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Tshemba Foundation completes a circle


Volunteers bring their medical skills to rural area

Tshemba is a story that begins with two Witsies who left South Africa under apartheid and had successful careers overseas but still felt there was something missing from their lives.

Godfrey Phillips (BA 1973) worked at Young & Rubicam in New York for nearly 20 years, specialising in strategic development. He also studied the medical division of labour for his PhD in Social Policy.

Neil Tabatznik (BA 1972) practised as a barrister in the UK for 15 years, specialising in criminal defence advocacy, and then moved to Canada. There he was Chairman of Genpharm Pharmaceuticals from 1993 to 1999, before founding Arrow Canada, also a pharmaceutical company. He is also a movie and documentary producer – Chairman of Blue Ice Pictures, which he founded with Steven Silver (BA 1989, BA Hons 1990). 

A few years ago, they found a way to fill the gap they’d identified.

“As Neil and I came to the end of our working lives in Canada and the USA,” says Phillips, “we talked about what we could do to give back to the country that we still love and which was taken from us in the apartheid regime. In a way it was completing the golden circle of our lives. Finding time was never an issue, we just needed to discover what we could do to make a difference that was different.”

Rural health care was crying out for that difference. “The inequality between the urban and rural areas is so extreme that it was just not possible to turn a blind eye to it,” explains Tabatznik.

“It was heartbreakingly clear to me that the difference between living and dying is based solely on where an individual lives. To me, this is utterly unconscionable.”

Hoedspruit, Acornhoek and Bushbuckridge, near the Kruger National Park, mark out an area known to many Wits medical graduates who have trained and worked at Tintswalo Hospital or the rural clinics in the Limpopo/Mpumalanga region. The health care available there is still spread thinly over a large and impoverished population.

“We realised that the greatest shortage in rural health was qualified professionals. People, not structures. We needed to focus our efforts on bringing in medical professionals to help supplement the great rural skills shortage,” says Phillips.

Health care staff and volunteers under a tree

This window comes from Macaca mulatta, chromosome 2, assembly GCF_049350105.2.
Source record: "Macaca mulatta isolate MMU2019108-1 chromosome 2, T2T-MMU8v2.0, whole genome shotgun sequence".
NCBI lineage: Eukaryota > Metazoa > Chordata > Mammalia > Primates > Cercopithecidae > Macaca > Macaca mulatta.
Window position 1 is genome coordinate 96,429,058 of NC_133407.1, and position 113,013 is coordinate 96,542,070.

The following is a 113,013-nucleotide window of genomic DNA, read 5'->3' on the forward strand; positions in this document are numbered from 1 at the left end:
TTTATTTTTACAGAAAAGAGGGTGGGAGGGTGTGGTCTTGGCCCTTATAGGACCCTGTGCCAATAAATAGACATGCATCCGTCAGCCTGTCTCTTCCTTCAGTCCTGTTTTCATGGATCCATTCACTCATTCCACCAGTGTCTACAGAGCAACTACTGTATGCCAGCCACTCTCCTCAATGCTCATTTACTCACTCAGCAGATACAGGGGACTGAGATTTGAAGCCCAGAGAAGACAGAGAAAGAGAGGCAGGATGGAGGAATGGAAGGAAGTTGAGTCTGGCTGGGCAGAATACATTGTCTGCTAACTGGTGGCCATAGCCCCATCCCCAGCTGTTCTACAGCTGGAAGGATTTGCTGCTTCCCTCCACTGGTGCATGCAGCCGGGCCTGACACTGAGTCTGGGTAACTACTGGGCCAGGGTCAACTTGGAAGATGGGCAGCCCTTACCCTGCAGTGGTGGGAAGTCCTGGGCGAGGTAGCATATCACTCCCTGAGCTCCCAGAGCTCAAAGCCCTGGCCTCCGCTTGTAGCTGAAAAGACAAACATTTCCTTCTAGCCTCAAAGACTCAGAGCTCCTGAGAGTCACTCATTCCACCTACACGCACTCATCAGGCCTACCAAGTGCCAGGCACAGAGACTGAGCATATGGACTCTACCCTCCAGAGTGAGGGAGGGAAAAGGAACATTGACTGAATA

So in 2014 they set up the Tshemba Foundation, a privately funded initiative which brings volunteer health care professionals to the area to work and teach for periods of one to 12 months. The volunteers are accommodated on a nearby game reserve in beautiful surroundings and can enjoy all the uniquely South African tourist activities of the area during their stay. They work in the Tintswalo hospital or clinics, or the pioneering Hlokomela Women’s Centre, and share their expertise with local professionals.

Tshemba Foundation’s medical arm is run by Professor John Gear (MBBCh 1967 and honorary Doctor of Science in Medicine), former Director of the nearby Wits Rural Facility and a long-time leader in public health. 

“Personally, 2017 was a year of renewal and inspiration,” says Gear. “I have met new colleagues, renewed decades-old acquaintances and made new friends.

I’m blessed to have shared a part of life’s journey with passionate and caring people and reaffirmed my huge belief in the worth of service to those less fortunate than myself.”

In the past year there have been 25 volunteers, mostly doctors but also some specialised nurses. “All our volunteers have been very positive about the programme,” says Phillips. “They feel we are giving them an outlet to give back to the community. Many have been disassociated from rural medicine and are happy to reassociate.

“This is a special place with great needs,” he continues. “I have no doubt that everyone who volunteers with Tshemba will leave with an enriched experience.” 

It’s a story with no ending, always looking for more characters: the medical graduates who can add an unforgettable chapter to their lives.

Dental care for children

Volunteer Witsie Dr Maria Pestana (BDS 1985) spent six nights at Tshemba to help children in need of dental care.

“I feel very blessed to be able to help people. I knew that Tshemba might offer a special experience: to be able to help people in rural areas and enjoy a little bit of the bush. It’s a balance between the beauty of nature and the reality of life.”

A nearby clinic has dental equipment but no personnel trained to do restorative treatment, only extractions.

Dr Pestana and another volunteer spent time at a crèche in the area, screening children of about four years old. They saw about 460 children and about 80% needed restorative dental work. “These children have no hope of having any kind of surgical dentistry done because there is no system for that in place,” she said.

She is looking for help in setting up a dental project there. It will require equipment, material and qualified dentists who can upskill the local staff as well as perform restorative dental work.